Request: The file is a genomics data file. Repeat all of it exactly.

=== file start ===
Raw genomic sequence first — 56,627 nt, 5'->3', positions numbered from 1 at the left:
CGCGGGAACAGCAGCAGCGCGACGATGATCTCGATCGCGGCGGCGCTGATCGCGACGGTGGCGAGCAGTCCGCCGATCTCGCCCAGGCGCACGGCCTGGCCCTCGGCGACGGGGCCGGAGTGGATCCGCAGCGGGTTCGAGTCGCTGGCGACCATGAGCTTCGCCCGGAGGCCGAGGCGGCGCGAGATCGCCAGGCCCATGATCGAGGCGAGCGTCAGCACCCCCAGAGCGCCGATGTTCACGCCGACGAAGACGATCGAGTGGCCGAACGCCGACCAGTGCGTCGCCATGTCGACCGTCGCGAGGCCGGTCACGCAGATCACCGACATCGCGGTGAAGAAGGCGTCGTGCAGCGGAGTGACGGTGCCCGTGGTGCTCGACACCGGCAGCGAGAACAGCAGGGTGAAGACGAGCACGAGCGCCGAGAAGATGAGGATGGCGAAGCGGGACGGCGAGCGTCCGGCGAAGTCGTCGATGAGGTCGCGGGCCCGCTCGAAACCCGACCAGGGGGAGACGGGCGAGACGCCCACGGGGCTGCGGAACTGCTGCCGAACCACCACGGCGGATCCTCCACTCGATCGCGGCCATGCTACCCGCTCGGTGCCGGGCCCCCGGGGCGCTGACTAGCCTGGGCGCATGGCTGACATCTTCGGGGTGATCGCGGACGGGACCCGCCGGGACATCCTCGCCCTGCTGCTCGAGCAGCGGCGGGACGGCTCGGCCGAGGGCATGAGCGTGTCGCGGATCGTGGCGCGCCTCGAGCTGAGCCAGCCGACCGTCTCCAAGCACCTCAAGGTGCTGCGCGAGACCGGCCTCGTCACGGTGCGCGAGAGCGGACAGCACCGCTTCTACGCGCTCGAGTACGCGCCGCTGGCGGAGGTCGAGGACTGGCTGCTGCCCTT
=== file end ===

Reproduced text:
Raw genomic sequence first — 56,627 nt, 5'->3', positions numbered from 1 at the left:
CGCGGGAACAGCAGCAGCGCGACGATGATCTCGATCGCGGCGGCGCTGATCGCGACGGTGGCGAGCAGTCCGCCGATCTCGCCCAGGCGCACGGCCTGGCCCTCGGCGACGGGGCCGGAGTGGATCCGCAGCGGGTTCGAGTCGCTGGCGACCATGAGCTTCGCCCGGAGGCCGAGGCGGCGCGAGATCGCCAGGCCCATGATCGAGGCGAGCGTCAGCACCCCCAGAGCGCCGATGTTCACGCCGACGAAGACGATCGAGTGGCCGAACGCCGACCAGTGCGTCGCCATGTCGACCGTCGCGAGGCCGGTCACGCAGATCACCGACATCGCGGTGAAGAAGGCGTCGTGCAGCGGAGTGACGGTGCCCGTGGTGCTCGACACCGGCAGCGAGAACAGCAGGGTGAAGACGAGCACGAGCGCCGAGAAGATGAGGATGGCGAAGCGGGACGGCGAGCGTCCGGCGAAGTCGTCGATGAGGTCGCGGGCCCGCTCGAAACCCGACCAGGGGGAGACGGGCGAGACGCCCACGGGGCTGCGGAACTGCTGCCGAACCACCACGGCGGATCCTCCACTCGATCGCGGCCATGCTACCCGCTCGGTGCCGGGCCCCCGGGGCGCTGACTAGCCTGGGCGCATGGCTGACATCTTCGGGGTGATCGCGGACGGGACCCGCCGGGACATCCTCGCCCTGCTGCTCGAGCAGCGGCGGGACGGCTCGGCCGAGGGCATGAGCGTGTCGCGGATCGTGGCGCGCCTCGAGCTGAGCCAGCCGACCGTCTCCAAGCACCTCAAGGTGCTGCGCGAGACCGGCCTCGTCACGGTGCGCGAGAGCGGACAGCACCGCTTCTACGCGCTCGAGTACGCGCCGCTGGCGGAGGTCGAGGACTGGCTGCTGCCCTT